When Is Sole Custody Awarded?

In 2018, the state of Kentucky created a bill that allowed for parents to retain joint custody by default. While a legal measure such as this is great for parents to maintain relationships with their children, some parents may not be thrilled by the continuation of shared custody.

Sometimes, a parent will go to the court seeking sole custody of their child. This may be because joint custody is not in the best interest of the child.

Physical Custody vs. Legal Custody

Parents can obtain two types of custody: sole custody and legal custody.

Legal custody is the right to make decisions regarding the child’s life, medical care, education, religious factors, and moral development. If a parent has sole legal custody, they don’t need to consult with the other over the previously mentioned matters.

Physical custody is when a parent has their child living in their home and provides day to daycare. Typically, decisions regarding a child’s everyday life are agreed upon by both parents. However, if one parent has sole physical custody, that parent makes those decisions alone.

Factors Surrounding Sole Custody

If one parent believes joint custody would not be in the best interest of their child, they must provide evidence to the court. To obtain sole custody, the parent must be able to prove at least one of the following:

  1. The other parent has a history of domestic violence or sexual abuse and has been abusive to the parent seeking sole custody and/or the child.
  2. The other parent has neglected the child in the past. For example, if the other parent failed to provide proper medical care, supervision, food, clothing, or shelter.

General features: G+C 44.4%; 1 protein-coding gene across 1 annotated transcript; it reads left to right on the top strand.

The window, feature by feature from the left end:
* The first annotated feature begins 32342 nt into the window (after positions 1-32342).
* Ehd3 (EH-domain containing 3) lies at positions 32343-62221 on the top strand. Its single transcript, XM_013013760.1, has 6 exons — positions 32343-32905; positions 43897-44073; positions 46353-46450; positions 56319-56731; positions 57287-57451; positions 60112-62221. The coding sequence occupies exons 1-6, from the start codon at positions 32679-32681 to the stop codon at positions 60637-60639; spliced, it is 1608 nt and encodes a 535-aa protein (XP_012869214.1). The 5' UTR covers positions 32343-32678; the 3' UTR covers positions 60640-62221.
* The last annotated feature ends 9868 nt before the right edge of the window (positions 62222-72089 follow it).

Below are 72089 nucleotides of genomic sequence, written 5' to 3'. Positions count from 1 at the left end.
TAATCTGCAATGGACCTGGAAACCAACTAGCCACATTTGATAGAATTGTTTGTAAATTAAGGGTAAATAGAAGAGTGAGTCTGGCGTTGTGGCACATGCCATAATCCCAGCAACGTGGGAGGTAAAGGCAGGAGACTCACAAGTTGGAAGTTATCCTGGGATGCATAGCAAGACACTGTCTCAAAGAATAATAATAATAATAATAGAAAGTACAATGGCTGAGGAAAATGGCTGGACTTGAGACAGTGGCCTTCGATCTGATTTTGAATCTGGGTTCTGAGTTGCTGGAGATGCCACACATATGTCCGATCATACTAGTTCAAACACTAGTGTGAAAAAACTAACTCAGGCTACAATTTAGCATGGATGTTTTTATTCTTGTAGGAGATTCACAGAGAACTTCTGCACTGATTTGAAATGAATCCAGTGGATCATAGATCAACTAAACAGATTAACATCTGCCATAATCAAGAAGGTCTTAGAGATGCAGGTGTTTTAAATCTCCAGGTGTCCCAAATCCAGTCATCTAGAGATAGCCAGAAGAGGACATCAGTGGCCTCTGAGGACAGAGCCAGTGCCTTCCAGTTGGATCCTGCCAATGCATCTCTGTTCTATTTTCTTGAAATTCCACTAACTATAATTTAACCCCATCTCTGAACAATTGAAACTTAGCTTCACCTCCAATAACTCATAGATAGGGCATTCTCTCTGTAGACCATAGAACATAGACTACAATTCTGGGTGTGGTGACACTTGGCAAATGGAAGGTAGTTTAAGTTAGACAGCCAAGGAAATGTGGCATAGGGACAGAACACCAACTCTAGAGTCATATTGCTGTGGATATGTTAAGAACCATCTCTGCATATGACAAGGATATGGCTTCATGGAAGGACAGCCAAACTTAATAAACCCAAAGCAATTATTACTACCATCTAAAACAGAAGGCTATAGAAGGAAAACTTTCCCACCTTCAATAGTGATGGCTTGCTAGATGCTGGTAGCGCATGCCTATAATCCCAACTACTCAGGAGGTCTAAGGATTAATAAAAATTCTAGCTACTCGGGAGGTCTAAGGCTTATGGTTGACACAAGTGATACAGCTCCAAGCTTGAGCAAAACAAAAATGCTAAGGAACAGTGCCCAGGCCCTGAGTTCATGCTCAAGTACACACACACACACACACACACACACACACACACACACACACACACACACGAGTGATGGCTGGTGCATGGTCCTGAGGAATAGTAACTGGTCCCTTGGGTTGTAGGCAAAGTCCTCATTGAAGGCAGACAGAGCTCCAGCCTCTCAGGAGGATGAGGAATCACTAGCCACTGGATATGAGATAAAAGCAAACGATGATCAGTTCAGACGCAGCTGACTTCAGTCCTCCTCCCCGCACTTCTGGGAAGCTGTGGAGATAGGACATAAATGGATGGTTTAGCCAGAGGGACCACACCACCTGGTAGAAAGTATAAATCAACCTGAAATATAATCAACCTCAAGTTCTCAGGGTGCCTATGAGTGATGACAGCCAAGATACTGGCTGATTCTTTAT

3. The other parent has a history of alcohol or substance abuse. The altered mental state that goes along with substance abuse impairs the parent to a point of not being able to care for their child properly.
  4. The other parent has a history of severe mental illness. If an illness of this type impairs the parent from thinking and behaving rationally, it could have detrimental effects on the child’s development.
  5. The other parent has failed to maintain contact with the child or disappears for long stretches of time.
  6. The parent seeking sole custody has plans to relocate more than 50 miles away from their current residence.

If the parent seeking sole custody is doing so as the result of the other parent’s negligence, they should be aware that the court may still grant that parent supervised visitation. Something like this would ensure the child is safe while still allowing them to continue a relationship with the other parent.

Helping You Pursue Your Child’s Best Interest

Attorney Winner Law Group, LLC is experienced in handling all legal issues concerning sole custody. Whether you would like sole custody of your child or you are fighting to retain joint custody, our attorney can help. He will do everything in his power to pursue the best option for your family.

Call our attorney today at (502) 812-1889 or contact us online for a case evaluation.